Officials: Forced in 2019 to Magnify Outrage
Politicians can’t resist being attracted to outrage and using it as an opportunity they otherwise wouldn’t have had to signal their opinion to their concerned constituency. It doesn’t mean politicians are necessarily being opportunistic or self promotional when they jump on an outrage bandwagon. Politicians respond to outrage immediately on social media today because of necessity: they’ll get phone calls, emails, and will be stopped in public. They’ll get rapidly asked about the issue by constituents and media, and a lingering absence of response or “no comment” makes a statement in itself. If they don’t characterize their position quickly others might characterize it for them. Above and beyond media telling us what’s outrageous on the news, now we hear directly and immediately, thanks to social media, from people of authority as to what’s outrageous and why we should be outraged by it.
Outrage Scripts Contrarian Actors
Even in the best cities, in the most nurturing communities, there’s inevitably going to be some fraction of people who purposefully choose to do things only because they’re being told it’s outrageous. Promoting something as problematic or taboo to young people always risks encouraging them to engage in it instead.
It’s Clearly WRONG To Storm A Military Base
The majority of people on social media discussing storming Area 51, an Air Force base in Nevada where it’s been rumored there are UFOs being hidden, may not be taking it seriously. Most people are taking about it as a joke. There’s a lot of sharing of funny memes about it simply because it seems so wrong and stupid to do. However, in the past, people have tried to trespass there and have gotten arrested, so it’s not really a joke if you try to do it. Given that over a million people have RSVPed to participate in the event, the Air Force felt compelled to issue a real warning to anyone who might be considering it. There are most likely people who are genuinely expecting to go there. As a result they might genuinely get in trouble or hurt. For some people it’s not a joke and the discussion of the event is exacerbating a genuine desire to “see them aliens”. The Air Force’s warning further exacerbates UFO conspiracy theorist’s certainty that there’s something in there worth seeing that the Air Force is hiding. The Air Forces’s warning empowers them even more to do what the majority of us see as the obviously wrong thing.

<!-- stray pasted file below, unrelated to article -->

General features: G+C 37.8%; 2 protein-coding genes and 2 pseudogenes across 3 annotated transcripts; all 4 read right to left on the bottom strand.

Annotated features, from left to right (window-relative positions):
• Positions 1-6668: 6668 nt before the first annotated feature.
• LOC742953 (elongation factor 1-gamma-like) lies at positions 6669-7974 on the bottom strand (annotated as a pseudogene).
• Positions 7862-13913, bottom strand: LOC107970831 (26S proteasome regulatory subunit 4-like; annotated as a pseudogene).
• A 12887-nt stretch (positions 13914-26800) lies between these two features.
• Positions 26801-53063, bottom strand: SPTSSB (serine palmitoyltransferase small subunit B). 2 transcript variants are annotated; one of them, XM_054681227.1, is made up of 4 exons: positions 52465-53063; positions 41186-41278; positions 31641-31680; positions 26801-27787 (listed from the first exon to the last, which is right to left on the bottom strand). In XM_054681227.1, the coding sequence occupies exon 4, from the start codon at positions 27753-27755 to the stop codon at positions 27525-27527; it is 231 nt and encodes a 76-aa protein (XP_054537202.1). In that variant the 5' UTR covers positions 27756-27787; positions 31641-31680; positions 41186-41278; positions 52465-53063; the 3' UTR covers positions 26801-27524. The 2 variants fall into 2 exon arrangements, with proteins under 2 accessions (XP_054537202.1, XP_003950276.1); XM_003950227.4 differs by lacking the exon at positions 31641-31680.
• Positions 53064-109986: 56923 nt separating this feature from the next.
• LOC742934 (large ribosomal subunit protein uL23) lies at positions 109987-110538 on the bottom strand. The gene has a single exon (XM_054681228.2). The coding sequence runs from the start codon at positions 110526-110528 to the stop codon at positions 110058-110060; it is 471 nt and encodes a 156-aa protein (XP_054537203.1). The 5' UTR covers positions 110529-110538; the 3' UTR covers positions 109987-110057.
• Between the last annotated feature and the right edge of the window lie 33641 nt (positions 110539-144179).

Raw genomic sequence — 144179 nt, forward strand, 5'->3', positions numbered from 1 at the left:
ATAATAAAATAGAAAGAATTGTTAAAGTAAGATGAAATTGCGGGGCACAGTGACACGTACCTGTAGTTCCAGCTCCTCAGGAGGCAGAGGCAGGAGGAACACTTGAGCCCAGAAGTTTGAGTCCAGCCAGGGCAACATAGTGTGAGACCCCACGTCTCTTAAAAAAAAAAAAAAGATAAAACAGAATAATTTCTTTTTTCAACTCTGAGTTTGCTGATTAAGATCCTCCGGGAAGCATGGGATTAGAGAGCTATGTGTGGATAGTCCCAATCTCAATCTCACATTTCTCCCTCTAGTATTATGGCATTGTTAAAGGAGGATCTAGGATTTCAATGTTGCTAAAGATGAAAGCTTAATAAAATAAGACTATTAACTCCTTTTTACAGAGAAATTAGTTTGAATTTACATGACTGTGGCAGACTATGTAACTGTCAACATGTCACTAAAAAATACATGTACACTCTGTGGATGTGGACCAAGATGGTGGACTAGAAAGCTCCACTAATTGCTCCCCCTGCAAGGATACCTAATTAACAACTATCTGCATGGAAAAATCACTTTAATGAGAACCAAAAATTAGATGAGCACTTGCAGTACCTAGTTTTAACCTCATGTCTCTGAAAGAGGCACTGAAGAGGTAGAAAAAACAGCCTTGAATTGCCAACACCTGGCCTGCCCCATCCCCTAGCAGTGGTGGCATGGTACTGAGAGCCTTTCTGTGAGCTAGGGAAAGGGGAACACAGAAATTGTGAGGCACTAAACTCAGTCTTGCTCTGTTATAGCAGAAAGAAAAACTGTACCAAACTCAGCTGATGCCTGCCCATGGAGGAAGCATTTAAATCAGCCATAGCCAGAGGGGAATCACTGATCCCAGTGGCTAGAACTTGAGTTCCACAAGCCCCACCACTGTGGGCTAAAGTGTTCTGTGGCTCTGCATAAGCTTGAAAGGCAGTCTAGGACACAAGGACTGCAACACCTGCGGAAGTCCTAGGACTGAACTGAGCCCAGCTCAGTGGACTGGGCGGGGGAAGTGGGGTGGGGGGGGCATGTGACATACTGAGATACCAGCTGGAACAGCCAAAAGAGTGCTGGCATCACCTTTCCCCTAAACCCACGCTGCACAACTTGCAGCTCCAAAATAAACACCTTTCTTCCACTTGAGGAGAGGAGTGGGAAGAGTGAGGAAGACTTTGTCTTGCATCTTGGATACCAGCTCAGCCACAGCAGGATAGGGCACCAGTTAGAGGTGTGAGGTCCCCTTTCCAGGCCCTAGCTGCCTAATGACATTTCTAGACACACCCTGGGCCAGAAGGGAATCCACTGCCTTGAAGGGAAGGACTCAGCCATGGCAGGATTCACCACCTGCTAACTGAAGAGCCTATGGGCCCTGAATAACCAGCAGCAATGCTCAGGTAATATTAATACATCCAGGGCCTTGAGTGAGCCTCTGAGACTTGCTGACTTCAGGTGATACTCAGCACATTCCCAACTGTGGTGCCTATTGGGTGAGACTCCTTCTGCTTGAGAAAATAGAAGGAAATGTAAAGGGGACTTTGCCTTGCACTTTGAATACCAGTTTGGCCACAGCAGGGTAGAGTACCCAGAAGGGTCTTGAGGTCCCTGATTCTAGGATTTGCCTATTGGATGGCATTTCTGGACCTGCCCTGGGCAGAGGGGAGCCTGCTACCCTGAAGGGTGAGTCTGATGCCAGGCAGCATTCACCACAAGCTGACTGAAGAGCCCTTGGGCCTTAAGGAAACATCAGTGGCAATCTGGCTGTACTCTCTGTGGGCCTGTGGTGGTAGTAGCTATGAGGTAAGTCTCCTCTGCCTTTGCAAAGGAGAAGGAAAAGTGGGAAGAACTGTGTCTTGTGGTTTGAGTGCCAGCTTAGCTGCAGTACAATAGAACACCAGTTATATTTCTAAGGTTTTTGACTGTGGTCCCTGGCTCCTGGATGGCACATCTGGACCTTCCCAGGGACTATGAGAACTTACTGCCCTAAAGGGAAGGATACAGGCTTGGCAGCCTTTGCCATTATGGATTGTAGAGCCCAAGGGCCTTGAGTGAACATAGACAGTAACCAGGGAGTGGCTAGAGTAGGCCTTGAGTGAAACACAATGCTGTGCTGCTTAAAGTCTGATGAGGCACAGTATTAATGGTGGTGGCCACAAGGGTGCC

An abundance of pure sincerity and empowerment with un-debatable reason won’t enable even the highest authority to convince 100% of an audience with anything. Sometimes certain people will refuse to agree based on who the messenger is. With audiences who aren’t loyal to a messenger and therefore or don’t consider authority credible, a message backfires. This has been referred to as the “the boomerang effect”. Whether it’s the existence of UFOs, gun control, illegal immigration, or restricting residential growth, when authority speaks some portion of the people most vested in the outcomes instead end up receiving the message only to reinforce their opposite belief.
When YOU Feel The Outrage – What Do YOU Do?
Today our ability to amplify and broadcast our outrage, as individuals, thanks to social media, is more powerful than ever. Just because we have the power to say it doesn’t mean we should. Just because politicians have the motivation to address critical issues doesn’t mean new laws are necessary, laws where responsibility is shifted from individuals to government. Sometimes, despite our best intentions, we just might exacerbate the problems we need solved. How can we make sure we don’t do that yet again?